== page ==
Scorecard Ranks States on Long-Term Care Services

A new report ranks states on the quality and accessibility of their long-term care services and concludes there is a lot of room for improvement. The 2014 State Long-Term Services and Supports Scorecard finds that quality of care varies enormously across the states- but affordability is a big issue nationally. (Read the report at

The scorecard- a collaboration between the AARP– The Commonwealth Fund– and The SCAN Foundation– measured states’ long-term care system performance in five areas: affordability and access- choice of setting and provider- quality of life and quality of care- support for family caregivers- and effective transitions between care settings. Minnesota- Washington- Oregon- and Colorado ranked the highest while Kentucky- Alabama- Mississippi- and Tennessee ranked the lowest. The groups conducted a similar study in 2011.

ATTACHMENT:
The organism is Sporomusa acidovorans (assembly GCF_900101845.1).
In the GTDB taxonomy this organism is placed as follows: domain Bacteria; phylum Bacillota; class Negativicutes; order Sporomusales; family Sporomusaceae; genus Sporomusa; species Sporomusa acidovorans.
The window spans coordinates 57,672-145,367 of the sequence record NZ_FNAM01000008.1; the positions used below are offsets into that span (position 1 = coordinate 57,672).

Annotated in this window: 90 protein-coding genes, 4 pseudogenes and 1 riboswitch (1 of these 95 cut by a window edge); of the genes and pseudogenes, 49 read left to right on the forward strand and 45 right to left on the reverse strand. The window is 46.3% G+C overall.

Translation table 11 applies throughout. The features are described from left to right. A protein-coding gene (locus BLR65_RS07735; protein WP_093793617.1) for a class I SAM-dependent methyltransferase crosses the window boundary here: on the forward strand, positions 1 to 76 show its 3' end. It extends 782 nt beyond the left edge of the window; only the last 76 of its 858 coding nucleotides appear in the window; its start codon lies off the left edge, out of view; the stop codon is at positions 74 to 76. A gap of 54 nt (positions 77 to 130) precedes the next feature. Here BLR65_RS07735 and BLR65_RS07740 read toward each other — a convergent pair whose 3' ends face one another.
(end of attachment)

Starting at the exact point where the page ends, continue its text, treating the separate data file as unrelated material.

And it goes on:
According to the report- even in the highest-ranking states the cost of long-term care is unaffordable for middle-income families. The report notes that “on average- nursing home costs would consume 246 percent of the median annual household income of older adults.”

States with a Medicaid system that functioned as an adequate safety net – reaching those with low and moderate incomes — ranked higher on the scorecard- indicating that state public policy is important to improving care overall. The scorecard concludes that while some progress is being made- it is not enough to meet the needs of the growing elderly population.